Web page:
Wednesday, 19 October 2016

Joking Hazard: An Offensive Card Game From Cyanide & Happiness

This review features subjects which may cause offence.  If you are easily offended by ANYTHING then for the love of God stop reading now!!!

Almost 3 years ago to this very day we posted our review for Cards Against Humanity (UK Edition), and it proved to be our most popular review ever by an incredible margin.  Now, whilst CAH didn't follow an original format (Apples to Apples being its main inspiration), it did set a pretty high bar for offensive "fill in the blank" games.  Since its release there have been many CAH clones trying to capitalise on the success, but finally it appears to have a true spiritual successor: Joking Hazard, from Cyanide & Happiness.

Cyanide & Happiness, for those who may not be aware, is an online comic strip series.  It features (usually two) stick-men, and over the course of three or four frames they play out an event which can sometimes be quite meaningful and moving, but most often dark and twisted.  For an idea of their format, you can check them out here (but please come back to us afterwards!).

Joking Hazard follows a similar format to Cards Against Humanity, but instead of creating a joke with black and white cards, 3-10 players compete to create the funniest (and usually most offensive) Cyanide & Happiness comic strip.

The box contains 350 cards, each depicting a single frame of the comic.  Many are generic and innocuous, but when combined in the right way can become something altogether more horrifying!  Unlike CAH, there are no black card/white card equivalents; everything is just of one single card type.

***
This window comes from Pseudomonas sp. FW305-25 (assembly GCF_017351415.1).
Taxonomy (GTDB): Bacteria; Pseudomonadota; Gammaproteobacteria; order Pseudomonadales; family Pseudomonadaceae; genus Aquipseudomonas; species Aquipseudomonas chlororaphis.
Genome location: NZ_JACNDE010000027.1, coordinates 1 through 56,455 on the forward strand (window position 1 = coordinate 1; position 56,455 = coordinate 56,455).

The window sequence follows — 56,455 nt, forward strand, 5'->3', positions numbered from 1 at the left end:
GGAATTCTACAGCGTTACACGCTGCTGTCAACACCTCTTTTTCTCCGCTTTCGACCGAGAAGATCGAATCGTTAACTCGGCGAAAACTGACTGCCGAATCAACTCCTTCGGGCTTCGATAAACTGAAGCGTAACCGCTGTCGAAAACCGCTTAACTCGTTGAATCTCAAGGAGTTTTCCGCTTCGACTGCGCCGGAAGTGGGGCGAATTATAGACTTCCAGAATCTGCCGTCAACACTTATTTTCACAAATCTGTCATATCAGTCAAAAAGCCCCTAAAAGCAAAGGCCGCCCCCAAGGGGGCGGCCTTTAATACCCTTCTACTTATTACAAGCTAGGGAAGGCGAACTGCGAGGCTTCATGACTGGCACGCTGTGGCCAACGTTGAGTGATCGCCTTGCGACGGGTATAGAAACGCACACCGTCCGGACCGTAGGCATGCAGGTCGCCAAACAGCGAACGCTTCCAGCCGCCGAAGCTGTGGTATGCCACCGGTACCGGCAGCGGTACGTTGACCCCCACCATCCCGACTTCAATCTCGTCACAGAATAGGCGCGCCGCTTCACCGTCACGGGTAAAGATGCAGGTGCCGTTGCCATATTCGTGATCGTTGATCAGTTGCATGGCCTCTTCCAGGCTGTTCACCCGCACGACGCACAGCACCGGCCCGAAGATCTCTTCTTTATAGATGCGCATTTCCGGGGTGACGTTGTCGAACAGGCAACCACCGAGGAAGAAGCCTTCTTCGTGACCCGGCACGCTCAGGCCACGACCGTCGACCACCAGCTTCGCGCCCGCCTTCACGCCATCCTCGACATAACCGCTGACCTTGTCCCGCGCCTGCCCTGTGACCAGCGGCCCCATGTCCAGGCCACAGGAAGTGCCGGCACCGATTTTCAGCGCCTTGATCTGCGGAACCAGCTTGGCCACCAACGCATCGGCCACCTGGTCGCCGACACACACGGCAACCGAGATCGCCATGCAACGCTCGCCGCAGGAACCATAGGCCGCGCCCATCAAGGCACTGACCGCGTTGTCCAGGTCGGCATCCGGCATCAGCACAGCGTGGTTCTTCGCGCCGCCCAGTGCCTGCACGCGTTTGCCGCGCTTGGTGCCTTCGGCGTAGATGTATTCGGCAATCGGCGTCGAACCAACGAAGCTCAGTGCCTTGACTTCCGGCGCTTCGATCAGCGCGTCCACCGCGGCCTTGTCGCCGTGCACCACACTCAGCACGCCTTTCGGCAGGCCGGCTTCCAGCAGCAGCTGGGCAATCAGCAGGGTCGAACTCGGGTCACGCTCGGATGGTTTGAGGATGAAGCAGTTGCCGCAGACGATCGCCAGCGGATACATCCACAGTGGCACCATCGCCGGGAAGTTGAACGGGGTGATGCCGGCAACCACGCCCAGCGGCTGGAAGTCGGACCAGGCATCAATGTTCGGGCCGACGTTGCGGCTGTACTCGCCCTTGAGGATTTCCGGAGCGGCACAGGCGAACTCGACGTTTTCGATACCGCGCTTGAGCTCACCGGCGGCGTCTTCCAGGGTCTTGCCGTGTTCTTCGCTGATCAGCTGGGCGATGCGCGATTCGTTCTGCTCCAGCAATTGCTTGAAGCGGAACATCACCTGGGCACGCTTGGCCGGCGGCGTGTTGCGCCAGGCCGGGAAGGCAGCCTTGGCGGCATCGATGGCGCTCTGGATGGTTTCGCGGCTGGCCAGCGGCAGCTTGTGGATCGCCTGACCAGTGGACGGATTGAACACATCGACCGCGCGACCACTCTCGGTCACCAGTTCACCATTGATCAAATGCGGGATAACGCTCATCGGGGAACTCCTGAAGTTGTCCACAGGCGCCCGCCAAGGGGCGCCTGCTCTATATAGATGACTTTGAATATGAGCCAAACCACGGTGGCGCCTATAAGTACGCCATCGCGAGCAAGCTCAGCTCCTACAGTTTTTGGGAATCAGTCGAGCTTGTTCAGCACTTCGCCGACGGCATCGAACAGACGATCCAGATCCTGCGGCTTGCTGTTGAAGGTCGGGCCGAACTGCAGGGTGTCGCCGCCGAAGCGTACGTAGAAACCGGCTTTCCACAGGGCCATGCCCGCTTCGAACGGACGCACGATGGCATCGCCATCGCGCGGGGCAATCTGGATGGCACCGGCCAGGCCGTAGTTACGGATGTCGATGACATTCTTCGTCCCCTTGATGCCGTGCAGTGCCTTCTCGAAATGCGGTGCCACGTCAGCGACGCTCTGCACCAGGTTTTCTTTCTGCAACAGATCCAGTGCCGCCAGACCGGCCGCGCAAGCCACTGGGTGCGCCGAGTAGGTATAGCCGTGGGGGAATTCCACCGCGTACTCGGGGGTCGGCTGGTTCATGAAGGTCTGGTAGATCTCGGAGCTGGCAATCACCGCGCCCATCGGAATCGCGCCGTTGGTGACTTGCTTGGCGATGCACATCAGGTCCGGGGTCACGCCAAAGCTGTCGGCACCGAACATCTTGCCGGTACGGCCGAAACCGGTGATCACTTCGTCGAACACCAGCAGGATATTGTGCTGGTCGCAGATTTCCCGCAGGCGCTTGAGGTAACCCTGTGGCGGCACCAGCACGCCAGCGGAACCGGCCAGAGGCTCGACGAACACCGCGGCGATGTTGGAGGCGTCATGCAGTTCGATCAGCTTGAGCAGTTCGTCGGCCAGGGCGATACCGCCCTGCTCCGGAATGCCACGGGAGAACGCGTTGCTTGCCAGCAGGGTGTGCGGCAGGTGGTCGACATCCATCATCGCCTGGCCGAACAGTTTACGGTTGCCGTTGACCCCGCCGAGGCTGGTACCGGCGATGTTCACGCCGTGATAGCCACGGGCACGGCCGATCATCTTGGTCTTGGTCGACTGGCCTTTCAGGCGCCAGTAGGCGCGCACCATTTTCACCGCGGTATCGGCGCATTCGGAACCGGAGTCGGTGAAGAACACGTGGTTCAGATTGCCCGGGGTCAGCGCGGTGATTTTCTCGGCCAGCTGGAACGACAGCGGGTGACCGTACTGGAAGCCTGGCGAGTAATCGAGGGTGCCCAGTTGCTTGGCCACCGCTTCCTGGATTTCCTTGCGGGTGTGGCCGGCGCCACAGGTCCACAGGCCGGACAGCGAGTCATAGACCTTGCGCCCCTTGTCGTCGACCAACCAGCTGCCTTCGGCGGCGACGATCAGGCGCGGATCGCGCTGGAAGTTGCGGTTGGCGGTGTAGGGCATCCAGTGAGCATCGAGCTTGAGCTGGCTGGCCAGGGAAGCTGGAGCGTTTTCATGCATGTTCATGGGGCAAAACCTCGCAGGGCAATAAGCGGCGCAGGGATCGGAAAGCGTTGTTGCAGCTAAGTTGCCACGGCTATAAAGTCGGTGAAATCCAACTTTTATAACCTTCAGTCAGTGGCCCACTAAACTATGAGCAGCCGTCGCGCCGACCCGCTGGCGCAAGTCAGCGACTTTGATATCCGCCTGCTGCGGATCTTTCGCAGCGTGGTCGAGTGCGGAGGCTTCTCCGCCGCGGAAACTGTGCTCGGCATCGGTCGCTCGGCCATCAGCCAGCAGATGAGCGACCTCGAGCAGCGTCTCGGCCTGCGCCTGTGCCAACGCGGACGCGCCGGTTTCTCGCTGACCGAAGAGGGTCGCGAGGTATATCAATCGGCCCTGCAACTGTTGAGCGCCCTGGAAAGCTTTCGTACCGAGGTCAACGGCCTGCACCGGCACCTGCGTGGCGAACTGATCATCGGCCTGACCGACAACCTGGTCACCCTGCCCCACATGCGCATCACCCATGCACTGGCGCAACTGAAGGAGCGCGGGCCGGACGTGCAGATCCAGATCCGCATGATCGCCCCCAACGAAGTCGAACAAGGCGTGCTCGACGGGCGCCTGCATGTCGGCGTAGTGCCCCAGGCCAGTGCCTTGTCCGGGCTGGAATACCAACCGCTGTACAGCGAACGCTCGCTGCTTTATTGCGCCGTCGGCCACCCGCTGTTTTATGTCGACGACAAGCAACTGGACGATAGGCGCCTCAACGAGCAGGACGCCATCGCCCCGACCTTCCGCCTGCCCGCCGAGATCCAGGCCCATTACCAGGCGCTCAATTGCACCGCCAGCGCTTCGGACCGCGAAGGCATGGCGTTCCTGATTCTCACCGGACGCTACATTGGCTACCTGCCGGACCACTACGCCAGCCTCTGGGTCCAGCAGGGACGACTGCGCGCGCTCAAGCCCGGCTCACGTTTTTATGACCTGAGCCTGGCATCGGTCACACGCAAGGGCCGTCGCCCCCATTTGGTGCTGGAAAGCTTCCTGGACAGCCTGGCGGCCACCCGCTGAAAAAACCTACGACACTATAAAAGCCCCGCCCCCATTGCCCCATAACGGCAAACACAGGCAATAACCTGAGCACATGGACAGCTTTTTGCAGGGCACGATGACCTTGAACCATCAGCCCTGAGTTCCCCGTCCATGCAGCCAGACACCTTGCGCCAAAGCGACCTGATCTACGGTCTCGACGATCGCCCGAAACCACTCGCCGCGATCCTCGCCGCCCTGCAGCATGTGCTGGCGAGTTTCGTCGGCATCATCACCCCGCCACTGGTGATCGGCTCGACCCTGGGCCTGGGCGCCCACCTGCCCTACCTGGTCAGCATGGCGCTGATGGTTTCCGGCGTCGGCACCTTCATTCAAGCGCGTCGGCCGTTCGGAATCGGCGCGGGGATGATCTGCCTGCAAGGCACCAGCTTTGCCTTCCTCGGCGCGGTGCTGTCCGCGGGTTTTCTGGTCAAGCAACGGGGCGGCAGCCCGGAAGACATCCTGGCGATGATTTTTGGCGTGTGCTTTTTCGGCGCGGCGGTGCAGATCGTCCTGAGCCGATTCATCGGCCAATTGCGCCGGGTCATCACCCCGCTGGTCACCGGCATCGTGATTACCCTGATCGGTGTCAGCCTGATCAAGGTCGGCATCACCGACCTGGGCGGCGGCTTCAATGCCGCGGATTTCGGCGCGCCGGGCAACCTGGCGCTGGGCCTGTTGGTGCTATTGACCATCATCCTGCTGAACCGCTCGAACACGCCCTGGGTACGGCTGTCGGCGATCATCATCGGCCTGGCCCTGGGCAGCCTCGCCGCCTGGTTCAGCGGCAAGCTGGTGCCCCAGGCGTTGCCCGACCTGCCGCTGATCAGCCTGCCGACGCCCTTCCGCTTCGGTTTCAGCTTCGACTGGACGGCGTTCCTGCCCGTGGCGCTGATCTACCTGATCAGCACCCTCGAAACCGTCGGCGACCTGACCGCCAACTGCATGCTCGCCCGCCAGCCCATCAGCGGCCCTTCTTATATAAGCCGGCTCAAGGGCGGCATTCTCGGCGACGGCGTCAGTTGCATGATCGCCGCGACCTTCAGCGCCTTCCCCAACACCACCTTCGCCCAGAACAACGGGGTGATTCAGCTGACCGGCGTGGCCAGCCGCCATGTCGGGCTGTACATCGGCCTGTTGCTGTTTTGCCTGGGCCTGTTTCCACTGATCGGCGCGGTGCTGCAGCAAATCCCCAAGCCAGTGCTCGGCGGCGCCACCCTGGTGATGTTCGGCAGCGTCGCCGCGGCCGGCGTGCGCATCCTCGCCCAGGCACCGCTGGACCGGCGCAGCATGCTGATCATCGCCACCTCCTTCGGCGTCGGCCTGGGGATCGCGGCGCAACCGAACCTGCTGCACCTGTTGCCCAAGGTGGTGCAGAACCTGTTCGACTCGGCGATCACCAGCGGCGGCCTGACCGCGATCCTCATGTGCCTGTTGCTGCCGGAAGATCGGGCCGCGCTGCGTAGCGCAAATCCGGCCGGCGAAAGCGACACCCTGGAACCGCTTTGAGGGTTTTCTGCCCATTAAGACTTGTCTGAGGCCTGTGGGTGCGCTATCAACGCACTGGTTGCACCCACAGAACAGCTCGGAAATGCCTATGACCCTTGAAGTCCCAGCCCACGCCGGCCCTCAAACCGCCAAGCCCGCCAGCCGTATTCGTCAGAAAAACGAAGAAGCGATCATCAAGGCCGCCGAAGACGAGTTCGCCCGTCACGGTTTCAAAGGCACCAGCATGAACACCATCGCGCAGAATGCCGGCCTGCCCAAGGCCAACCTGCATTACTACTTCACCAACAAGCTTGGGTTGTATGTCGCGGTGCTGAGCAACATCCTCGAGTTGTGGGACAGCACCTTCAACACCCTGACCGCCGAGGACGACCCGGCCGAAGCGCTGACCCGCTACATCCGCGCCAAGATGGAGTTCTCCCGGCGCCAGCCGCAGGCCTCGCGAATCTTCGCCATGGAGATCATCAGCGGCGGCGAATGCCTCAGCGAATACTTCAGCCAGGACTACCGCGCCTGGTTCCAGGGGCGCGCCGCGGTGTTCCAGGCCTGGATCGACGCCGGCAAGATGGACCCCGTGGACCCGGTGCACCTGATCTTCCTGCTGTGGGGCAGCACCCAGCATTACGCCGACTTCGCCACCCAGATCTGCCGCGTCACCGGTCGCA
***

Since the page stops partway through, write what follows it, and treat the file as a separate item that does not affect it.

Each player begins the game with 7 cards in their hand, and then one player - chosen through non-violent means, as dictated in the rules - becomes the judge for the first round.  That player then draws one card from the top of the deck, and places it face-up in the centre of the table/floor/building site/satanic altar (here at Games & Tea we feel you should be able to play wherever you feel comfortable).

The judge then chooses one card out of their own hand to accompany this card.  It can be placed either before or after the first card, depending on what the judge finds most fitting.

These two cards now form the "setup", and all of the remaining players now submit a card to the judge to be played as the final frame of the comic, and the judge must select their favourite to gain honour and glory (and also a point).

So in fairly standard offensive game fare, the players above have gone for options of violence, anti-Semitism, and sex.  Once the judge has picked a favourite, that player gains a point, all players draw back up to 7 cards, and the next player around the table becomes the judge, repeating the process until one player scores 3 points and is declared the winner.
If a red-bordered card is drawn off the top of the deck then it becomes the final frame of the comic, and the players must instead create the two card setup from their hands.  And that's pretty much all there is to it!
There are a couple of variants included in the rulebook, such as a set of drinking game rules, or "The Neverending Story", wherein each turn just adds a single frame to an ongoing strip, leading to the creation of truly epic stories!

Of course Joking Hazard will be primarily compared to Cards Against Humanity (at least until the Joking Hazard clones start hitting Kickstarter), and we have to admit we found it to have some advantages over its spiritual predecessor, and some disadvantages.

The big advantage is that due to the storytelling nature of each round, the cards played have to make sense.  We've witnessed several games of CAH where points were won by players just because they played the most controversial white card, despite it not fitting with the black card whatsoever.  With Joking Hazard any non-relevant cards played tend to draw few laughs, meaning that even those most controversial cards have to wait for their golden moment!